Moody's Investors Service is facing a backlash in China against its decision to cut the country's credit rating, a move that has come just as foreign ratings firms are set to receive greater access than ever to the world's No.2 economy.
China's Finance Ministry immediately criticized the Moody's downgrade--its first such move in nearly three decades--accusing it of using an "inappropriate" methodology and betraying "a lack of necessary knowledge of Chinese law." The U.S.-based rating firm had cited concerns about rising debt as China's economy slows as the main reason for its downgrade.
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In an article published on Wednesday evening, China's official Xinhua News Agency criticized Western rating firms for discriminating against developing countries. "Their methodologies are flawed and their reputation has already been questioned," Xinhua said.
And on Thursday, the state-run People's Daily's overseas edition ran a column written by Mei Xinyu, a well-known economist at China's Ministry of Commerce, in which he accused Moody's of applying "double standards" to its rating of China versus that of Western countries.
In response to Beijing's criticism, Moody's reiterated the rationale behind its latest rating decision in a written reply to The Wall Street Journal, citing expectations for slowing economic growth and increased reliance on debt-driven policy stimulus.
Other countries facing credit-rating downgrades are often critical of the firms responsible. When Standard & Poor's cut the U.S. government's debt rating to AA+ from triple-A in 2011, the Treasury Department complained about what it called a $2 trillion error in the rating firm's math.
In calibrating its response to Moody's, Beijing must weigh its desire to push back against the downgrade with its simultaneous efforts to encourage more foreign investors into its $8 trillion bond market. Last year China relaxed many of the restrictions foreigners faced on investing in Chinese bonds, while the government is currently planning to launch a bond-trading link between the mainland and Hong Kong.
Granting major ratings firms greater leeway to operate in China has long been seen as a crucial step in the bond market's opening, as it should help improve investor confidence. Local firms that currently dominate ratings in China, are often criticized for their leniency: The vast majority of China's corporate-bond issuers enjoy an investment-grade rating of at least above AA, making it difficult for investors to discern different issuers' creditworthiness.
Beijing has said it will allow foreign firms to provide credit-rating services in China by July 16, as part of a plan agreed at the summit between President Donald Trump and Chinese President Xi Jinping at Mar-a-Lago, Fla., in April.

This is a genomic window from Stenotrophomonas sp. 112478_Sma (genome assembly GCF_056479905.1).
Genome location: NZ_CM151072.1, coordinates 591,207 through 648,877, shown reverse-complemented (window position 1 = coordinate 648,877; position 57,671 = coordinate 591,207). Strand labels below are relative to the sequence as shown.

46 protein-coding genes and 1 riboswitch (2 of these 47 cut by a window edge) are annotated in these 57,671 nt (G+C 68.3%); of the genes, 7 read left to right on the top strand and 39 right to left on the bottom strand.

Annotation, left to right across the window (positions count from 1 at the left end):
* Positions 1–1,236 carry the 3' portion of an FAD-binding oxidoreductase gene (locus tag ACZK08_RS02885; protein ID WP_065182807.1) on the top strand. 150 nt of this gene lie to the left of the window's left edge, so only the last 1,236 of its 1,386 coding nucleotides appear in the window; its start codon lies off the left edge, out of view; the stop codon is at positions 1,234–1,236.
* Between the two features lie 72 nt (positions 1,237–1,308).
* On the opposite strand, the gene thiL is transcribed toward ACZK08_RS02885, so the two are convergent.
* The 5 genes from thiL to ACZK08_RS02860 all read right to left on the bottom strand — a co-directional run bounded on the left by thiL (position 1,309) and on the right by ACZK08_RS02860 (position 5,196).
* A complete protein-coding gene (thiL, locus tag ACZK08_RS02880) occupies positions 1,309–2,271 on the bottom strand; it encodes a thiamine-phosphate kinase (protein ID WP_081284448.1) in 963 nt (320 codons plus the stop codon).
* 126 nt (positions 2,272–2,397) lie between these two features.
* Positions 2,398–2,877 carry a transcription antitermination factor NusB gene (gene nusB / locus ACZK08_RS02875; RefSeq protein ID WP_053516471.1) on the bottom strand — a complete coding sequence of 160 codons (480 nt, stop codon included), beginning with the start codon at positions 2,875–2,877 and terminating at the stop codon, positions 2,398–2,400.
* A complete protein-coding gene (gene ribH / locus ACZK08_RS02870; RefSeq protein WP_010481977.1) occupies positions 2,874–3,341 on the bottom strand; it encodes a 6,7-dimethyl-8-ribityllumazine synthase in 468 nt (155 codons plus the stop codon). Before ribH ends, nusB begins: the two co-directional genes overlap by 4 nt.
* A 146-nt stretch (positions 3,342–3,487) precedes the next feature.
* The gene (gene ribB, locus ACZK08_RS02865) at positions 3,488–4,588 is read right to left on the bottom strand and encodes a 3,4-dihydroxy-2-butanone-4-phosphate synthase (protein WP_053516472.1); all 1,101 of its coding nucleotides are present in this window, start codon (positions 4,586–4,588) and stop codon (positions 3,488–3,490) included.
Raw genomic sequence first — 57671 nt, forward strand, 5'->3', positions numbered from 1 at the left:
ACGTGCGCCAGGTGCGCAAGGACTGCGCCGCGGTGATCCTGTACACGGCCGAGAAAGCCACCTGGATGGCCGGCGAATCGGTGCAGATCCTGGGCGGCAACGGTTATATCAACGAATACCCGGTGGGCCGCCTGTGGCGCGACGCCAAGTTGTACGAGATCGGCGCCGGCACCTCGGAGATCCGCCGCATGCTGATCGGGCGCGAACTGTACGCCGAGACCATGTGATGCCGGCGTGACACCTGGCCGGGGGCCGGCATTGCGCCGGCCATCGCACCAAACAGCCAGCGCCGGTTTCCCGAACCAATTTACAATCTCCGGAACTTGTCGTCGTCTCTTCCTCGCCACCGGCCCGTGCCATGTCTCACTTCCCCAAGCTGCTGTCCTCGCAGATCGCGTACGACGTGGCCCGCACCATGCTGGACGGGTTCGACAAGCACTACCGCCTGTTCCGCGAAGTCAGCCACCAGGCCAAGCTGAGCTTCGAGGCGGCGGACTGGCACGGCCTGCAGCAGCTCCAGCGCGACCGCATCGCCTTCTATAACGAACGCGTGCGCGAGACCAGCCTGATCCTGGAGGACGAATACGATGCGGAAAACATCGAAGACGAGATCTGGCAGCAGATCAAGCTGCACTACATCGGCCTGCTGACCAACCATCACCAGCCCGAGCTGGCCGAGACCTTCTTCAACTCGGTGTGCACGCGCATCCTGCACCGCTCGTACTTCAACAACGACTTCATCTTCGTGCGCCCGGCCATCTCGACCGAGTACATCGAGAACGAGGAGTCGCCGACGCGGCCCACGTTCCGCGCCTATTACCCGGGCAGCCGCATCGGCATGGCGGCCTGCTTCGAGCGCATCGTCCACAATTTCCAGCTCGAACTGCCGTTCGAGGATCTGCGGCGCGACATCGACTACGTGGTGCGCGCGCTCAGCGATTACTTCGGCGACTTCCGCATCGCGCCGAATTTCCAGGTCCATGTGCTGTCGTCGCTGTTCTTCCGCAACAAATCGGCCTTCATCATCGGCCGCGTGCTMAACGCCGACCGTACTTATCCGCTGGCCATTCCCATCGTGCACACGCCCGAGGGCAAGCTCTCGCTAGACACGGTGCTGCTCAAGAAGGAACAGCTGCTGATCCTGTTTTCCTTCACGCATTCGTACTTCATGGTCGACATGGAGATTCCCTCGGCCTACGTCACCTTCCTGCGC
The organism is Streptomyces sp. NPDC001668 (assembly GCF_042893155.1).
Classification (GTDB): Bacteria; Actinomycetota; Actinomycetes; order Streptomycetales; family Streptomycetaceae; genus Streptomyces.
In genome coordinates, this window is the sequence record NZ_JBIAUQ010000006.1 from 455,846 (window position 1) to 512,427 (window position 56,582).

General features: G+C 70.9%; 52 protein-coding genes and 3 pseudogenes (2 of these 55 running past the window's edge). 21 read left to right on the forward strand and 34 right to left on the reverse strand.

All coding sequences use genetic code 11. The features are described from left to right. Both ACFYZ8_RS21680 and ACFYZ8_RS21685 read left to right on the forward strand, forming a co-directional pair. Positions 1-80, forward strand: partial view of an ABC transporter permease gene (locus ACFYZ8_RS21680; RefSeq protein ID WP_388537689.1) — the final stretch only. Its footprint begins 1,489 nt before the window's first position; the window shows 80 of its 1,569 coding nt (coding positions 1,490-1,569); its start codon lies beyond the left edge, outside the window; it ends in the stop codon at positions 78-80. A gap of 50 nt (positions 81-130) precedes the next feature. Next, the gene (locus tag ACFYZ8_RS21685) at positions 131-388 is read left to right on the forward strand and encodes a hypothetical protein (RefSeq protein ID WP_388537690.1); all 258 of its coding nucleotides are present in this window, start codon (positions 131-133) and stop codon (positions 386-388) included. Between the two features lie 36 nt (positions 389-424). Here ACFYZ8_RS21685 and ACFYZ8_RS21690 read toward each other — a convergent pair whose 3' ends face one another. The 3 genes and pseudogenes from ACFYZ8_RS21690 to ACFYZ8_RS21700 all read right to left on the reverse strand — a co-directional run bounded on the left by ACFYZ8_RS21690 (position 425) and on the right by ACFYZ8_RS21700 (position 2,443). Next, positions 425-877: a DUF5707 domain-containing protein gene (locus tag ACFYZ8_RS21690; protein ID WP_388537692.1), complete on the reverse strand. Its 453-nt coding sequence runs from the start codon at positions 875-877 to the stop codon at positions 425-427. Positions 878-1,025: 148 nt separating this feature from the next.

It's too early to say whether, as a result of its downgrade, Moody's will face problems growing in China once the market opens up. Many of the companies that issue bonds in China are state-owned, meaning the government could in theory press firms not to pay out-of-favor agencies for ratings.
"As a general matter we are encouraged by the policies of the Chinese Government to open the Chinese Capital Markets, including to the CRA [credit rating agency] industry," Moody's said in its reply to the Journal.
Analysts say it will be hard for China to punish Moody's without harming its reputation among investors.
"These [foreign ratings firms] are big boys and if China did that, that would be evidence of a too-thin skin," said Tim Condon, an economist at ING in Singapore.
Still, the backlash in China against Moody's in the 24 hours following its downgrade is reminiscent of what happened in March last year, when the firm lowered its outlook on China to negative from stable.
At that time, aside from similar criticisms in state media, China's vice finance minister, Zhu Guangyao, accused the ratings firm of acting under "ideological influences" and treating emerging economies unfairly. Behind the scenes, Chinese regulators on a couple of occasions dropped Moody's from the guest list of meetings with external agencies in the months following, according to a person familiar with the matter.
"At times, if your rating is lower than your industry peers, you could also end up with less access to official data, for example," said an executive from another international rating agency.
Ratings-firm executives say their longer-term worry is about how to operate in a country where ratings standards diverge from those in other major countries.
"We actually still have no idea how to approach this thing, because the local agencies' rating criteria are totally different from ours," said the executive from another international ratings firm. "You can't have two different sets of rating standards in the same market. Investors will be more than confused."
In one illustration of the ratings discrepancies that could emerge, China Chengxin Credit Management Co., a local Chinese firm that is 30%-owned by Moody's, kept its sovereign-debt rating for China at AAA this week. A Moody's spokesman said the company doesn't have any representative on the joint venture's rating committee.
"Domestic rating agencies are definitely more relaxed than their foreign peers and that's partly why most institutional investors here always conduct their own risk analysis before making any investment," said Wang Ming, a partner at Shanghai Yaozhi Asset Management Co., a bond fund that manages 2 billion yuan ($290 million) in assets.
Write to Shen Hong at firstname.lastname@example.org
(END) Dow Jones Newswires
May 25, 2017 08:06 ET (12:06 GMT)